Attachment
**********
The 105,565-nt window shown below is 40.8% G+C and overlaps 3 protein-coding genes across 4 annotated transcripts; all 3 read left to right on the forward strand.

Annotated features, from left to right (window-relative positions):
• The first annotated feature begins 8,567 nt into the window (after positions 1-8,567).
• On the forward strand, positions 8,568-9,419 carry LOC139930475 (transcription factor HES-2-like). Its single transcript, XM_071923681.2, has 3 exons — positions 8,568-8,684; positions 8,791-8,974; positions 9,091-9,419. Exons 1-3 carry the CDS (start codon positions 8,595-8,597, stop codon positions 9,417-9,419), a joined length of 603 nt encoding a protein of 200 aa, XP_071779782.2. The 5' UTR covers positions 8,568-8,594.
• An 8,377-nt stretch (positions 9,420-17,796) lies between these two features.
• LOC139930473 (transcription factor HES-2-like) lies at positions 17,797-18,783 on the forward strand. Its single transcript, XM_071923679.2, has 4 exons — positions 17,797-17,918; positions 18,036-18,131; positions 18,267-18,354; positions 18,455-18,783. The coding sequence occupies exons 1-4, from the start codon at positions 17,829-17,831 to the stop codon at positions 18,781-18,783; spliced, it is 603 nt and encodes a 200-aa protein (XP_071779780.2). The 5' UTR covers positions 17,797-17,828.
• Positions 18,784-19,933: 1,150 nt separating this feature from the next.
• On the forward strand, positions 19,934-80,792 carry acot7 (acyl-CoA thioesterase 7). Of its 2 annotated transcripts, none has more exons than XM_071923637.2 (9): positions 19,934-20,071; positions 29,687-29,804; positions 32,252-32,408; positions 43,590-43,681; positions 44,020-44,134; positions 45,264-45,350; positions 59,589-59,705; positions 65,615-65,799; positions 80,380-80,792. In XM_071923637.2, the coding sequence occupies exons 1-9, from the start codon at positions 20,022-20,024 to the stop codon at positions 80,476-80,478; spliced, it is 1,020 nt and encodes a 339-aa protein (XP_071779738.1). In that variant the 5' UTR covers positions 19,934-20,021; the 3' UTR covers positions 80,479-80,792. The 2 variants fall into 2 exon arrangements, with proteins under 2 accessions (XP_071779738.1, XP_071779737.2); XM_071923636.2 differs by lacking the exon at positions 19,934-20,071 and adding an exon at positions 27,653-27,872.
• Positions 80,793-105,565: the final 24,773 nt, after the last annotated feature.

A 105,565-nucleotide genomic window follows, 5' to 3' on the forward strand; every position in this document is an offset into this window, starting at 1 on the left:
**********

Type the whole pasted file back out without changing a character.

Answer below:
The 105,565-nt window shown below is 40.8% G+C and overlaps 3 protein-coding genes across 4 annotated transcripts; all 3 read left to right on the forward strand.

Annotated features, from left to right (window-relative positions):
• The first annotated feature begins 8,567 nt into the window (after positions 1-8,567).
• On the forward strand, positions 8,568-9,419 carry LOC139930475 (transcription factor HES-2-like). Its single transcript, XM_071923681.2, has 3 exons — positions 8,568-8,684; positions 8,791-8,974; positions 9,091-9,419. Exons 1-3 carry the CDS (start codon positions 8,595-8,597, stop codon positions 9,417-9,419), a joined length of 603 nt encoding a protein of 200 aa, XP_071779782.2. The 5' UTR covers positions 8,568-8,594.
• An 8,377-nt stretch (positions 9,420-17,796) lies between these two features.
• LOC139930473 (transcription factor HES-2-like) lies at positions 17,797-18,783 on the forward strand. Its single transcript, XM_071923679.2, has 4 exons — positions 17,797-17,918; positions 18,036-18,131; positions 18,267-18,354; positions 18,455-18,783. The coding sequence occupies exons 1-4, from the start codon at positions 17,829-17,831 to the stop codon at positions 18,781-18,783; spliced, it is 603 nt and encodes a 200-aa protein (XP_071779780.2). The 5' UTR covers positions 17,797-17,828.
• Positions 18,784-19,933: 1,150 nt separating this feature from the next.
• On the forward strand, positions 19,934-80,792 carry acot7 (acyl-CoA thioesterase 7). Of its 2 annotated transcripts, none has more exons than XM_071923637.2 (9): positions 19,934-20,071; positions 29,687-29,804; positions 32,252-32,408; positions 43,590-43,681; positions 44,020-44,134; positions 45,264-45,350; positions 59,589-59,705; positions 65,615-65,799; positions 80,380-80,792. In XM_071923637.2, the coding sequence occupies exons 1-9, from the start codon at positions 20,022-20,024 to the stop codon at positions 80,476-80,478; spliced, it is 1,020 nt and encodes a 339-aa protein (XP_071779738.1). In that variant the 5' UTR covers positions 19,934-20,021; the 3' UTR covers positions 80,479-80,792. The 2 variants fall into 2 exon arrangements, with proteins under 2 accessions (XP_071779738.1, XP_071779737.2); XM_071923636.2 differs by lacking the exon at positions 19,934-20,071 and adding an exon at positions 27,653-27,872.
• Positions 80,793-105,565: the final 24,773 nt, after the last annotated feature.

A 105,565-nucleotide genomic window follows, 5' to 3' on the forward strand; every position in this document is an offset into this window, starting at 1 on the left: